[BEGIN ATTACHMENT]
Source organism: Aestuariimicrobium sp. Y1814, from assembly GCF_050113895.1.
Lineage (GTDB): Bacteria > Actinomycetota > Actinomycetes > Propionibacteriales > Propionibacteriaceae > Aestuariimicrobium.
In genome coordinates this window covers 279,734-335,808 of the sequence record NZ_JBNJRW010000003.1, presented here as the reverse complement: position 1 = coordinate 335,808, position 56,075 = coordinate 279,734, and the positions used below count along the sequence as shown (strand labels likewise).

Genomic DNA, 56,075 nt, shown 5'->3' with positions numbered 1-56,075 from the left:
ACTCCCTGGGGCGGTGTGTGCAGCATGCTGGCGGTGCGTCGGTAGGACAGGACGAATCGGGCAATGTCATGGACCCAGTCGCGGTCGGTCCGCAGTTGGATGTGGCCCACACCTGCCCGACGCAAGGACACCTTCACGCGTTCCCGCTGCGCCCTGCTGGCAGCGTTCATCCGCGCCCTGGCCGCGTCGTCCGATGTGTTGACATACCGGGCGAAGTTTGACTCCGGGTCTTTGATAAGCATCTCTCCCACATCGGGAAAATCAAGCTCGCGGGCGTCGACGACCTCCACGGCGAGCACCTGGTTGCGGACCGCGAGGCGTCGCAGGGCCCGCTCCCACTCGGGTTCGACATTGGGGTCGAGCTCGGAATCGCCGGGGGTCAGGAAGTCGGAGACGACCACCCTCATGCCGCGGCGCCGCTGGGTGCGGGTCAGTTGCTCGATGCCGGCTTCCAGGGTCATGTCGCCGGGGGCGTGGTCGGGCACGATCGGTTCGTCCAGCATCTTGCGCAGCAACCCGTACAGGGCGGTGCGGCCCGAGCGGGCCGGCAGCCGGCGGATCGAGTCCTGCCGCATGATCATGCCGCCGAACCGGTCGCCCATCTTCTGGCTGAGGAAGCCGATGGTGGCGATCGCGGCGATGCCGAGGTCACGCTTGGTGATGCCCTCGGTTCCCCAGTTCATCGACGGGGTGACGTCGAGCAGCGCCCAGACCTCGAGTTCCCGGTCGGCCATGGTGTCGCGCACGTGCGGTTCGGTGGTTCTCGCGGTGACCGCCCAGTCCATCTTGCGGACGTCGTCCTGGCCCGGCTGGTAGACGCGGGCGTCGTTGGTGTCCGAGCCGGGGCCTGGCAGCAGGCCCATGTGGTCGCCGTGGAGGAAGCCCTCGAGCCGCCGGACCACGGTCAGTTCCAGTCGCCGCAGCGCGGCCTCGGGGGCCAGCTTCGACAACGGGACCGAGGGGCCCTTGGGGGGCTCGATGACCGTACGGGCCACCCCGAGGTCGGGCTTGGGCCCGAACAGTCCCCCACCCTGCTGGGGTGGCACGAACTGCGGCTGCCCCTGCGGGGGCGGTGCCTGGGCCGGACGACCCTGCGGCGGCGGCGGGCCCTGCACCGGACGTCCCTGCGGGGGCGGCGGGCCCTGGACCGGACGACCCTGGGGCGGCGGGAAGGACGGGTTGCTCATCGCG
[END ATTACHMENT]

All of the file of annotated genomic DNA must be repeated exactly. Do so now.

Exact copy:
Source organism: Aestuariimicrobium sp. Y1814, from assembly GCF_050113895.1.
Lineage (GTDB): Bacteria > Actinomycetota > Actinomycetes > Propionibacteriales > Propionibacteriaceae > Aestuariimicrobium.
In genome coordinates this window covers 279,734-335,808 of the sequence record NZ_JBNJRW010000003.1, presented here as the reverse complement: position 1 = coordinate 335,808, position 56,075 = coordinate 279,734, and the positions used below count along the sequence as shown (strand labels likewise).

Genomic DNA, 56,075 nt, shown 5'->3' with positions numbered 1-56,075 from the left:
ACTCCCTGGGGCGGTGTGTGCAGCATGCTGGCGGTGCGTCGGTAGGACAGGACGAATCGGGCAATGTCATGGACCCAGTCGCGGTCGGTCCGCAGTTGGATGTGGCCCACACCTGCCCGACGCAAGGACACCTTCACGCGTTCCCGCTGCGCCCTGCTGGCAGCGTTCATCCGCGCCCTGGCCGCGTCGTCCGATGTGTTGACATACCGGGCGAAGTTTGACTCCGGGTCTTTGATAAGCATCTCTCCCACATCGGGAAAATCAAGCTCGCGGGCGTCGACGACCTCCACGGCGAGCACCTGGTTGCGGACCGCGAGGCGTCGCAGGGCCCGCTCCCACTCGGGTTCGACATTGGGGTCGAGCTCGGAATCGCCGGGGGTCAGGAAGTCGGAGACGACCACCCTCATGCCGCGGCGCCGCTGGGTGCGGGTCAGTTGCTCGATGCCGGCTTCCAGGGTCATGTCGCCGGGGGCGTGGTCGGGCACGATCGGTTCGTCCAGCATCTTGCGCAGCAACCCGTACAGGGCGGTGCGGCCCGAGCGGGCCGGCAGCCGGCGGATCGAGTCCTGCCGCATGATCATGCCGCCGAACCGGTCGCCCATCTTCTGGCTGAGGAAGCCGATGGTGGCGATCGCGGCGATGCCGAGGTCACGCTTGGTGATGCCCTCGGTTCCCCAGTTCATCGACGGGGTGACGTCGAGCAGCGCCCAGACCTCGAGTTCCCGGTCGGCCATGGTGTCGCGCACGTGCGGTTCGGTGGTTCTCGCGGTGACCGCCCAGTCCATCTTGCGGACGTCGTCCTGGCCCGGCTGGTAGACGCGGGCGTCGTTGGTGTCCGAGCCGGGGCCTGGCAGCAGGCCCATGTGGTCGCCGTGGAGGAAGCCCTCGAGCCGCCGGACCACGGTCAGTTCCAGTCGCCGCAGCGCGGCCTCGGGGGCCAGCTTCGACAACGGGACCGAGGGGCCCTTGGGGGGCTCGATGACCGTACGGGCCACCCCGAGGTCGGGCTTGGGCCCGAACAGTCCCCCACCCTGCTGGGGTGGCACGAACTGCGGCTGCCCCTGCGGGGGCGGTGCCTGGGCCGGACGACCCTGCGGCGGCGGCGGGCCCTGCACCGGACGTCCCTGCGGGGGCGGCGGGCCCTGGACCGGACGACCCTGGGGCGGCGGGAAGGACGGGTTGCTCATCGCG